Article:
On June 27, 1985, four anti apartheid activists were brutally murdered on behalf of the South African government. Twenty five years later, their killers still walk free. The murders of these four men illustrate one of the darkest passages of South Africa’s history. South African filmmaker David Forbes has directed, edited and produced the film The Cradock Four to tell the story of these four extraordinary men.
“To continue this revolution, Egypt must go to Palestine.” These were the words of Akram Ismalii, a student from Cairo University who marched along side his classmates in downtown Cairo for the Third Palestine Intifada rally on May 15. The day marks al-Nakba ("the catastrophe"), as Palestinians call the anniversary of the expulsion of hundreds of thousands of Palestinians from their homes and land in 1948. It was rumored it would be a 1 million-person march, but the protests led by pro-Palestine demonstrators may have disappointed in size, but delivered in passion.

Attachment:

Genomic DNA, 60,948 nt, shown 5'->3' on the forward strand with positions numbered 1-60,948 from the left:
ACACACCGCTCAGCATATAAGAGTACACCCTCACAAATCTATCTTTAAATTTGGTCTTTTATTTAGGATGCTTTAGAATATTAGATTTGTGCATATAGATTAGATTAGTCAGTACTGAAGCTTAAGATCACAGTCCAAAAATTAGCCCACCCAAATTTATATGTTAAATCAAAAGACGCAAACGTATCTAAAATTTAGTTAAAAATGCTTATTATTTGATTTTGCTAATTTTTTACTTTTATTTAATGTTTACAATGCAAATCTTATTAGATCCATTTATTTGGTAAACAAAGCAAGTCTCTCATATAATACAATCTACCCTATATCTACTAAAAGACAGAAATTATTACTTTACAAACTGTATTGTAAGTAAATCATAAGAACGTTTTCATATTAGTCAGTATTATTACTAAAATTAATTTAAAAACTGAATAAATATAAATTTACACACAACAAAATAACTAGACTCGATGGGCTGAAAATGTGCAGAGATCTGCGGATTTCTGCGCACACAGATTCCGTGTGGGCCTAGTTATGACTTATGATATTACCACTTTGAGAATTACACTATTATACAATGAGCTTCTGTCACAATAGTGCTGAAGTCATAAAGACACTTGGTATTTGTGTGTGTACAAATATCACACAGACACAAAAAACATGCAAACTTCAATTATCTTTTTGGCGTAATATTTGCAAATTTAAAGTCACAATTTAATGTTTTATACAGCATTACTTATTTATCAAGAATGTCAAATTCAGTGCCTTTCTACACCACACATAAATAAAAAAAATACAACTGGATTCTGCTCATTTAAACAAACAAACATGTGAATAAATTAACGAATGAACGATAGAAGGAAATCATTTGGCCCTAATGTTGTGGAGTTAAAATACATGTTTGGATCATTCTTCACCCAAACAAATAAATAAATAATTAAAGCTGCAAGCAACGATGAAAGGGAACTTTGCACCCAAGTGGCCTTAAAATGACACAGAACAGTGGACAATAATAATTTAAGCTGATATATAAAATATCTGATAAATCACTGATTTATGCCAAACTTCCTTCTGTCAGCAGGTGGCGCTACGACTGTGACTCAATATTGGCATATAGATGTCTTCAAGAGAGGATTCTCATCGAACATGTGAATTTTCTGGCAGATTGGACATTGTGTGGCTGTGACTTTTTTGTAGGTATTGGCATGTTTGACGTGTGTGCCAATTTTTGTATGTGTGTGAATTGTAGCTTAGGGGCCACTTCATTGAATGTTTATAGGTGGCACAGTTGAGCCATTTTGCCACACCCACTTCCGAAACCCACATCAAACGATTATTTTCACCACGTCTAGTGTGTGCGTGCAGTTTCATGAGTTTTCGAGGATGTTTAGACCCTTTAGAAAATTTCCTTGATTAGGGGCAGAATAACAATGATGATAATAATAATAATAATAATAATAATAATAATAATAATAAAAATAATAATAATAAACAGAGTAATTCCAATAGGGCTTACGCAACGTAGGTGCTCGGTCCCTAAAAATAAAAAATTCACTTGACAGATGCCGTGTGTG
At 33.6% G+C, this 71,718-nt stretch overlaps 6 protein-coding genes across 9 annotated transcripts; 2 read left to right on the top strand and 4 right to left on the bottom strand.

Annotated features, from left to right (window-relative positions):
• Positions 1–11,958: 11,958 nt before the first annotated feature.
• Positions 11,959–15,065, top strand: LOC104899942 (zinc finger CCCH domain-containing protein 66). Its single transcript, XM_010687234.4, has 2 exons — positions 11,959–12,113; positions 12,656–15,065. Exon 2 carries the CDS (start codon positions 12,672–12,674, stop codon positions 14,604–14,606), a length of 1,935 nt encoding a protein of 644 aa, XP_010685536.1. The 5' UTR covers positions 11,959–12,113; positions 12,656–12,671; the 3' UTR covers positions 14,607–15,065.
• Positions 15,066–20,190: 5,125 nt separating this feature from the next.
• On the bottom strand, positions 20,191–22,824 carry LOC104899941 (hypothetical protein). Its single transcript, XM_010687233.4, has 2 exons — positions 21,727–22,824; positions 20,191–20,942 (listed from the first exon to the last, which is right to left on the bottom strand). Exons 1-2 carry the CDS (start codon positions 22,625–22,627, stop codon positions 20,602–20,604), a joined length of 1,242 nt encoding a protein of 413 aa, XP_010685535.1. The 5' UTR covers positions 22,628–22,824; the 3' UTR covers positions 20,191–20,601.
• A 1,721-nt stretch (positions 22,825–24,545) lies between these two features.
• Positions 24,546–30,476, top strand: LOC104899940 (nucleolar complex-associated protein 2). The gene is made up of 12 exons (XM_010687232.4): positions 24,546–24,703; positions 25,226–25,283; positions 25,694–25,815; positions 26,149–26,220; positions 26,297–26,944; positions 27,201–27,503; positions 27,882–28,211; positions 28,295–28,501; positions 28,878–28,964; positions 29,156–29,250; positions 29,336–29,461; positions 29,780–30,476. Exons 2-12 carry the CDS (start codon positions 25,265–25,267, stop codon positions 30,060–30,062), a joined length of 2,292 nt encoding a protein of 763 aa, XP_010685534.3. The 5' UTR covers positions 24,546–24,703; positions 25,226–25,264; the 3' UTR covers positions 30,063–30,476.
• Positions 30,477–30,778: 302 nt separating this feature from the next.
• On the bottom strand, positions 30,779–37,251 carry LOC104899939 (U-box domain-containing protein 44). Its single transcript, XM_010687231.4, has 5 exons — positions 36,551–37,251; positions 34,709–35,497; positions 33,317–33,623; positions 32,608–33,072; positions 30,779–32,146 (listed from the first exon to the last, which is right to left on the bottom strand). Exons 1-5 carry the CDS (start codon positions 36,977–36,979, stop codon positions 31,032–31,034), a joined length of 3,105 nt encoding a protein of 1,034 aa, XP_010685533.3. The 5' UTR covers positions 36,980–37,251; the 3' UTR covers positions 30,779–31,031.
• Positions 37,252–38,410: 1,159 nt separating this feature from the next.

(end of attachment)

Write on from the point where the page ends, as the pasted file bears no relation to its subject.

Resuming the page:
The streets of Cairo have been the frontier for a range of demonstrations over the past two weeks. A Day of National Unity between Christians and Muslims was held on May 13.
Despite appearing calm on the surface, tensions are escalating within Bahrain, which has been the scene of anti-government protests that began on February 14. There still remains a strong police presence within the country. Armoured tanks and vehicles man the streets and highways. Blockades are on major intersections, forces have set up camp temporarily within the city and are on a state of permanent standby for civil unrest.